Aluminum cookware is a long-standing kitchen staple due to its low cost and ability to effectively conduct heat. But decades ago, as autopsy reports found unusually high levels of aluminum in the brains of people with Alzheimer's disease, concern arose over the health risks of this metal -- including the safety of cooking foods in aluminum cookware. The U.S. Food and Drug Administration (FDA) reports the amount of aluminum that leaches into food from this cookware is much less than the amount naturally present in foods and other consumer products. But because aluminum is a known toxin to the body, the safety of dietary aluminum and this cookware is still a controversial issue with consumers.
Beyond cookware, aluminum is naturally found in rocks, minerals, clay and soil -- which is how it ends up in the plants we eat. It is also added to many processed foods. The Centers for Disease Control and Prevention (CDC) estimates the average adult consumes 7 to 9 mg of aluminum daily from foods, not including the amount that can leach into food by cooking with aluminum pots or pans. In addition, aluminum is added to many consumer goods, including some antacids, buffered aspirin, toothpaste, nasal spray and some cosmetics. As much as 100 to 200 mg aluminum is found in some antacid tablets, for example. In other words, it's nearly impossible to avoid aluminum.
Leaching From Cookware
The amount of this metal that leaches into food from aluminum cookware and utensils depends on a variety of factors. Acidic foods, such as tomato sauce, cause more aluminum to leach from this cookware compared to the effects of lower-acid foods, such as chicken or meat. Prolonged food contact with this metal -- such as longer cooking or storage times -- also increases the amount that seeps into the food. In addition, a July 2013 study published in "ISRN Public Health" found that older aluminum pots leach more of this metal into foods compared to new pots and utensils. A study published in the September 1985 issue of "Journal of Food Protection" estimated food contact with aluminum pans or foil can add an average of 3.5 mg aluminum to the daily diet, an amount the study authors considered insufficient to constitute a health hazard.
The body derives no benefits from aluminum, which can be inhaled, ingested or absorbed through the skin. This metal can cause lung damage if large amounts are inhaled, and is considered a neurotoxin, or a poison to the brain and nervous system. However, aluminum is very poorly absorbed, making oral intake from cookware or foods less concerning, according to the CDC. A report published in the February 2001 issue of "Regulatory Toxicology and Pharmacology" notes that less than 1 percent of ingested aluminum gets into the blood, most of which is excreted in the urine. However, people with severe kidney disease can retain higher amounts of aluminum in their bodies, which can lead to dementia, anemia or bone disease.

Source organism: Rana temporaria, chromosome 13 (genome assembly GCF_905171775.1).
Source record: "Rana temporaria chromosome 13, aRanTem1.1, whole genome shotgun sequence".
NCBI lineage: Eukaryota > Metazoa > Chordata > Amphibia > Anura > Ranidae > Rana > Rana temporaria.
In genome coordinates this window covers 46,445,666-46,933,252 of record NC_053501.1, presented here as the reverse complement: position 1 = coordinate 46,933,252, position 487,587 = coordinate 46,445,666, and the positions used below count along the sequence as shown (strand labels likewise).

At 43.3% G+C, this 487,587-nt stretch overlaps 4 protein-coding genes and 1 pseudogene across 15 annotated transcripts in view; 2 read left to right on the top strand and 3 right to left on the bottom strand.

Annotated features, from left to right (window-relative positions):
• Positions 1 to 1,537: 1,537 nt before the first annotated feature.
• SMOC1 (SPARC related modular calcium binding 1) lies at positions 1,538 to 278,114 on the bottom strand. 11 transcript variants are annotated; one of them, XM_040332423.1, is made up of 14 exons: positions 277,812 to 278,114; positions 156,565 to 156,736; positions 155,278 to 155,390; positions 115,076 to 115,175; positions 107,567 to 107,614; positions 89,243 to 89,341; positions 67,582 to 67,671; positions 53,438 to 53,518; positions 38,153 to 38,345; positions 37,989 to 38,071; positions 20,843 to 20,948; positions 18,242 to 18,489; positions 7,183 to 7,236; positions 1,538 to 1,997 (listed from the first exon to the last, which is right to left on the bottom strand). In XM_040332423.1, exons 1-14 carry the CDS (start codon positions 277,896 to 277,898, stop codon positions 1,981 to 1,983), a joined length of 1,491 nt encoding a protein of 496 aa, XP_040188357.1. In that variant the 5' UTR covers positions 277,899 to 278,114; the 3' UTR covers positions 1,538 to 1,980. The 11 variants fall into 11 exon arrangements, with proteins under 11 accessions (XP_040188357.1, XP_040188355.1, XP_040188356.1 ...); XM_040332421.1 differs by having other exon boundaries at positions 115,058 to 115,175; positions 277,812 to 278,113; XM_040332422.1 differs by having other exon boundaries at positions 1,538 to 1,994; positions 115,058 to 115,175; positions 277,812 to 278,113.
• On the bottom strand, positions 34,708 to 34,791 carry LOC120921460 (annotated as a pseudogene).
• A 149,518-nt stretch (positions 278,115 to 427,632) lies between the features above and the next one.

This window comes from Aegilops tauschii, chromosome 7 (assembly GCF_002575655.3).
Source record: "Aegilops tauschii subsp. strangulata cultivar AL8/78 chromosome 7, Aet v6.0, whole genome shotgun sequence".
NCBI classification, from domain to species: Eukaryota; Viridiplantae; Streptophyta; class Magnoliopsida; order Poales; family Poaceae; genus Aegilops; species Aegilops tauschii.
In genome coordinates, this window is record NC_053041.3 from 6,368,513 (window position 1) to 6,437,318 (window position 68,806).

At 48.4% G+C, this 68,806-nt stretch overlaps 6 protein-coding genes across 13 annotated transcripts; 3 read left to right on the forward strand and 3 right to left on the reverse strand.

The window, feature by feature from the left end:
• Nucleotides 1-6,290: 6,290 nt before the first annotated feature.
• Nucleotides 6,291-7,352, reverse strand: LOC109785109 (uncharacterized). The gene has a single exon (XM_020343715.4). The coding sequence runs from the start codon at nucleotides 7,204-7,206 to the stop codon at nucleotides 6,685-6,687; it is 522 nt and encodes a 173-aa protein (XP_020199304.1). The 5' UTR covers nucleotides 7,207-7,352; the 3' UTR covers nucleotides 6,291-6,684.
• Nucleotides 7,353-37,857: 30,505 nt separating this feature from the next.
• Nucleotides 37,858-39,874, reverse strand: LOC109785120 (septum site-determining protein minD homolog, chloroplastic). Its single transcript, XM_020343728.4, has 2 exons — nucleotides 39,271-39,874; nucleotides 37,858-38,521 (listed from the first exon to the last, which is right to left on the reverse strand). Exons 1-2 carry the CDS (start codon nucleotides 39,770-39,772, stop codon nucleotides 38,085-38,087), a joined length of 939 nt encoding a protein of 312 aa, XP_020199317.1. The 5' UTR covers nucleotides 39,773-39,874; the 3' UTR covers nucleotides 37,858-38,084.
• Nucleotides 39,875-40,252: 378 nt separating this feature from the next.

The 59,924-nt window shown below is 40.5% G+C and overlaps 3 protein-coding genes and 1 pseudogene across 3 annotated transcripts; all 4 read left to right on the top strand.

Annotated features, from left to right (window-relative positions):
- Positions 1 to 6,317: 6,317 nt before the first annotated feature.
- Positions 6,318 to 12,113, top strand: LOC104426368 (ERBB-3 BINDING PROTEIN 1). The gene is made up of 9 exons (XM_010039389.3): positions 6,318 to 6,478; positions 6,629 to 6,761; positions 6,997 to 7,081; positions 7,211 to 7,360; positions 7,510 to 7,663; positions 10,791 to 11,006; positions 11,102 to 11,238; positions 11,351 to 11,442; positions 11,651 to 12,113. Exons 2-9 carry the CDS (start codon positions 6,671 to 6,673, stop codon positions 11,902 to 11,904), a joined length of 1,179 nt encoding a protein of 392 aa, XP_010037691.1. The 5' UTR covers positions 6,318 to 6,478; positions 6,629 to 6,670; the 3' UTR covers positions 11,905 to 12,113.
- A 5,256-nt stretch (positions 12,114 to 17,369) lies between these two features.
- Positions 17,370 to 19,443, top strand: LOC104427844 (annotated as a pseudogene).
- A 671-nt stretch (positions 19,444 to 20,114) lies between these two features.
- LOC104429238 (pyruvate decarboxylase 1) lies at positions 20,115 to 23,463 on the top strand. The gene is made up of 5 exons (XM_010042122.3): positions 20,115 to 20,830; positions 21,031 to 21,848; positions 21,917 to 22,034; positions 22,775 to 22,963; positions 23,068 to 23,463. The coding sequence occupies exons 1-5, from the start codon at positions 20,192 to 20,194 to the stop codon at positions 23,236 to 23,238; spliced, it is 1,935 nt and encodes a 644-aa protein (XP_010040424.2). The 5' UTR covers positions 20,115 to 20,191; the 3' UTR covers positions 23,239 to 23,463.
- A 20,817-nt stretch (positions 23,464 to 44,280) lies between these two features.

Aluminum and Alzheimer's Disease
In the 1960's, when aluminum was initially suspected to be a causative agent in Alzheimer's disease, concerns arose about the safety of using aluminum cookware. While this safety issue has not been fully resolved, dietary aluminum is no longer a major suspect in this disease. A report published in the May 2014 "Journal of Occupational and Environmental Medicine" noted, for example, that brain changes caused by aluminum toxicity are not the same as the damage or impairment noted in Alzheimer's disease. Also, conflicting research exists on key issues such as cognitive impact of occupational exposure and reliability of animal studies completed on aluminum toxicity.
While aluminum cookware may not pose health concerns, it's probably best to stick with cooking low-acid foods in these pots and pans, and not to store foods in aluminum containers. Anodized aluminum may be a better option. Anodization is processed that hardens the cookware surface, sealing the surface to prevent the leaching of aluminum into food. Care should also be taken to discard aluminum ware that is damaged in any way, which can happen even with the anodized version. Other cookware options include glass, stainless steel, modern enamel and cast-iron. If you have kidney disease, you are at greater risk for aluminum toxicity, so discuss ways to avoid excess aluminum with your doctor.
- Regulatory Toxicology and Pharmacology: Safety Evaluation of Dietary Aluminum.
- Agency for Toxic Substances and Disease Registry: Center for Disease Control and Prevention: Public Health Statement for Aluminum
- Journal of Occupational and Environmental Medicine: Is the Aluminum Hypothesis Dead?
- ISRN Public Health: Comparative Study of Leaching of Aluminium from Aluminium, Clay, Stainless Steel, and Steel Cooking Pots
- Journal of Food Protection: Aluminum Levels in Foods Cooked and Stored in Aluminum Pans, Trays and Foil.